Data collection for STORE has been previously described(Reference Laska, Caspi and Lenk11). In this analysis, we examined three measurement domains – manager characteristics, store and neighbourhood characteristics, and manager views on policy and regulation. Manager characteristics were collected via an interviewer-administered survey, adapted from previous research and piloted prior to data collection (online Supplementary Appendix A). Manager views on local food retail policy and government regulation were also collected via the interviewer-administered survey and were assessed as close-ended questions at time 1–4 and open-ended questions at time 4. Close-ended items measured support for a stocking policy, support for a program to assist stores in providing fresh produce, and agreement that government regulation of business is good/needed (Reference Foltz, Harris and Blanck12,13) . Open-ended items included five questions specific to the 2014 Minneapolis Ordinance (online Supplementary Appendix A).

Analysis

Statistical analyses were conducted in SAS (SAS/STAT version 9.4). We first computed descriptive statistics for all manager characteristics across the four time points. Using time 1 data, we computed an unadjusted linear regression model to examine managers’ support of food retail policy and government regulation across manager, store and neighbourhood characteristics. We then tested changes in manager views over the four time points across the two cities, by computing mixed model regression analyses adjusting for covariates and repeated measures over time.

We analysed data gathered from time 4 open-ended questions using content analysis techniques. There were fifty-one managers who provided data at time 4 and whose stores were affected by the ordinance, that is, those in Minneapolis. We analysed responses from all five items together and coded responses using a data-derived coding system. Following multiple rounds of discussion with three authors (C.M.M., M.R.W., M.N.L.), we organised codes into two overarching categories (Challenges and Proposed Solutions).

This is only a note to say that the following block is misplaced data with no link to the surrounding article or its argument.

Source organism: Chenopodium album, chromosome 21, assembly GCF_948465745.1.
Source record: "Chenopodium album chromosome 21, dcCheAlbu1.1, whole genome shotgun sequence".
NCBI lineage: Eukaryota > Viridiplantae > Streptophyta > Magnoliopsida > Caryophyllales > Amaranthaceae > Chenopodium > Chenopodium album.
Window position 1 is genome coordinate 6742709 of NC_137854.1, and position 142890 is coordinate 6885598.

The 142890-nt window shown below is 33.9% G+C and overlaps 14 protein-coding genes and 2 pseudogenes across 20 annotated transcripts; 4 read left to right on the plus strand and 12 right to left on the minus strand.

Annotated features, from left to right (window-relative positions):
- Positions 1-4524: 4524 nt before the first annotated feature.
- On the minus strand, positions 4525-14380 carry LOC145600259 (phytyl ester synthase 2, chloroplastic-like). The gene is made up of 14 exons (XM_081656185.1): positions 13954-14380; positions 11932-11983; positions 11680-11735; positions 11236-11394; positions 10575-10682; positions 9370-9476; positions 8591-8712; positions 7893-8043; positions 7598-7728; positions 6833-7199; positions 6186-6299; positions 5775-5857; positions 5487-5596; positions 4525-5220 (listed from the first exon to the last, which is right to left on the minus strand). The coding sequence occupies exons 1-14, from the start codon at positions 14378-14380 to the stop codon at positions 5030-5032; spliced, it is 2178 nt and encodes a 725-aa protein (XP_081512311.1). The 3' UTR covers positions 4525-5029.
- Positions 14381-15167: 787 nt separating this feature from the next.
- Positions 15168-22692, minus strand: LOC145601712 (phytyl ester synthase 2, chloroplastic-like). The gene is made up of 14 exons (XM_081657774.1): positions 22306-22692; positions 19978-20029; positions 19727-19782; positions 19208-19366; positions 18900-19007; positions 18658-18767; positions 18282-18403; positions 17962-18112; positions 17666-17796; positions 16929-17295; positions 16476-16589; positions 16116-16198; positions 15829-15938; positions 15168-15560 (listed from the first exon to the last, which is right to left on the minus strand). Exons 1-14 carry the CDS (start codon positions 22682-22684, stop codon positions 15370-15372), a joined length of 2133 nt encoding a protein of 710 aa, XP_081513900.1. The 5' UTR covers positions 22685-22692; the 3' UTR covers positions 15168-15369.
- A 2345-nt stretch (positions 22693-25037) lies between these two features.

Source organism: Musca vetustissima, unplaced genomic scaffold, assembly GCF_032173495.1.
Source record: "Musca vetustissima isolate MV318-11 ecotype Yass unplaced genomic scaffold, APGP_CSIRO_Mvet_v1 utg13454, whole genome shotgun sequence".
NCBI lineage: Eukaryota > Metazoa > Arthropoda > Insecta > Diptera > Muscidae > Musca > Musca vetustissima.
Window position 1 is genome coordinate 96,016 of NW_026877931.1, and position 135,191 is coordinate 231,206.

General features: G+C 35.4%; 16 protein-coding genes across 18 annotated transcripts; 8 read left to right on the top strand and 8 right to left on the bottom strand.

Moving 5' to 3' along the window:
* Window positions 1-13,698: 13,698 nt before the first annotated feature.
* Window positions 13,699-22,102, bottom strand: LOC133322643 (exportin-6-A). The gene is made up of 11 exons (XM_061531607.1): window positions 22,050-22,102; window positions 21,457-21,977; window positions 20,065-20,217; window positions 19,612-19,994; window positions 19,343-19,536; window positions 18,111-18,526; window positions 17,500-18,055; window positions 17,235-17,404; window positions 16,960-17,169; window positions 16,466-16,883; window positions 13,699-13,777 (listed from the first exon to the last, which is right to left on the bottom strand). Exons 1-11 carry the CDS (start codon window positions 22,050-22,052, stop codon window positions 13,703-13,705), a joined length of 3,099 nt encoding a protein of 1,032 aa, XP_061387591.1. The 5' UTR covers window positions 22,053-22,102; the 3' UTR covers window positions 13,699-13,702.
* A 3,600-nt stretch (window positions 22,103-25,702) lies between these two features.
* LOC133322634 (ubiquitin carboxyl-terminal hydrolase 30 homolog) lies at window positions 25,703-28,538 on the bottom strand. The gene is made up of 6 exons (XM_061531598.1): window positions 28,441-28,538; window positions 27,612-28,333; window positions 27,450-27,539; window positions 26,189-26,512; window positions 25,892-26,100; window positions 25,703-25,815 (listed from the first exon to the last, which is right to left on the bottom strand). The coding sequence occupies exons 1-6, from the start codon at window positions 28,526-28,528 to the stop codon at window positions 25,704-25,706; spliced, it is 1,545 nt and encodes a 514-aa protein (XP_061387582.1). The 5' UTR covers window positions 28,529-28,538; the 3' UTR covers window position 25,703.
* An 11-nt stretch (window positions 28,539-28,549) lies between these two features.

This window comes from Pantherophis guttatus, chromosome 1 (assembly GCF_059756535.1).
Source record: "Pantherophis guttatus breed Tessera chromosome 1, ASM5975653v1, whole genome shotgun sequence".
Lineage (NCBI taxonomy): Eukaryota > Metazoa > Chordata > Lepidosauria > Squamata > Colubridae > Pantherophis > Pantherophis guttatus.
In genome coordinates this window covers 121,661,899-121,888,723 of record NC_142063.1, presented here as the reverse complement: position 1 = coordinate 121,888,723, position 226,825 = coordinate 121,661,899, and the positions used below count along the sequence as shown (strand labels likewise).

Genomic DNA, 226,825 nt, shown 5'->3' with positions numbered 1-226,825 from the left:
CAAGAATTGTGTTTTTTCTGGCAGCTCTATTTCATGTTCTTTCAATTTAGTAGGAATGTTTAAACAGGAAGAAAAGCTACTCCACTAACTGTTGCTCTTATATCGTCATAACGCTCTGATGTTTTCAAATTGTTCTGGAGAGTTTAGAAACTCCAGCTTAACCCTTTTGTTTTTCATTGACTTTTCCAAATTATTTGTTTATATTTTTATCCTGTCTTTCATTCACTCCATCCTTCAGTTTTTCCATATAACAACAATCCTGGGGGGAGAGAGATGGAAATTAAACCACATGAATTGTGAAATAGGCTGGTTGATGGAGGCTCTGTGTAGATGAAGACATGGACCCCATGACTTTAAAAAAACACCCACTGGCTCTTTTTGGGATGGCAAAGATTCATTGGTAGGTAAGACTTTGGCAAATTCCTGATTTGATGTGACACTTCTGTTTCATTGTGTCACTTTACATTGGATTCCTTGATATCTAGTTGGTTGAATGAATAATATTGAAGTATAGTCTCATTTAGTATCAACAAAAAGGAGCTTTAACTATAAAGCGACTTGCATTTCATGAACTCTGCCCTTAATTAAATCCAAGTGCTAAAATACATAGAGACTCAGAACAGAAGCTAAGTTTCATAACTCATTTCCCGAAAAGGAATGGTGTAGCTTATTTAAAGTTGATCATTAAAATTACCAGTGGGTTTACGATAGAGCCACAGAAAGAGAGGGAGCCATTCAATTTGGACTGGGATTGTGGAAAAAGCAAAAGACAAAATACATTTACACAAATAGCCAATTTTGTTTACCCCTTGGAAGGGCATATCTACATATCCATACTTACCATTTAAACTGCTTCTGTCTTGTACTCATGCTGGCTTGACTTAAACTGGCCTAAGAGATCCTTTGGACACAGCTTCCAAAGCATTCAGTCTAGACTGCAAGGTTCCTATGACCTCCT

Results

Manager characteristics and views on policy and regulation

Descriptive characteristics of managers across the four time points are in online Supplementary Appendix B. For both support for a stocking policy and support for programmes that assist retailers, half of the managers supported these ideas pre-policy and both increased over time by approximately 20 percentage points (Fig. 1).

Fig. 1 Managers’ views on policy and regulation at time 1 (n 78) and time 4 (n 112) (unadjusted percentages). , Support/agree; , Neutral; , Unlikely/disagree

Manager views on policy and regulation at time 1 (pre-policy) demonstrated few significant differences across manager and store and neighbourhood characteristics (online Supplementary Appendix C).

Changes in manager views over time

Table 1 presents changes in manager views on policy and government regulation across times 1–4 (2014–2017) in Minneapolis and St. Paul, adjusting for five manager characteristics (gender, US nativity, educational attainment, job title and age) that were shown to significantly differ between cities in bivariate comparisons (four time points collapsed) as covariates. There was a significant increase over time (P < 0·001) in support for policies requiring stores to stock healthy products, and though predicted means at times 1, 2 and 3 were higher in Minneapolis compared with St. Paul, differences by city were non-significant (P = 0·08). There was also no differential change in predicted means over time by city (P = 0·38), suggesting no impact of the Staple Food Ordinance on manager support for a stocking policy. Similarly, we identified a significant increase over time (P = 0·006) in likelihood to support a policy creating programmes to help stores offer fresh produce, but did not identify significant differences by city (P = 0·27) or over time by city (P = 0·24). Agreement that government regulation of business is good/needed did not demonstrate a significant overall effect over time, by city, or over time by city.

Table 1 Impact of Minneapolis Staple Foods Ordinance over time (2014–2017) on adjusted means of manager views regarding policy and government regulation (n 412 observations across 147 stores)*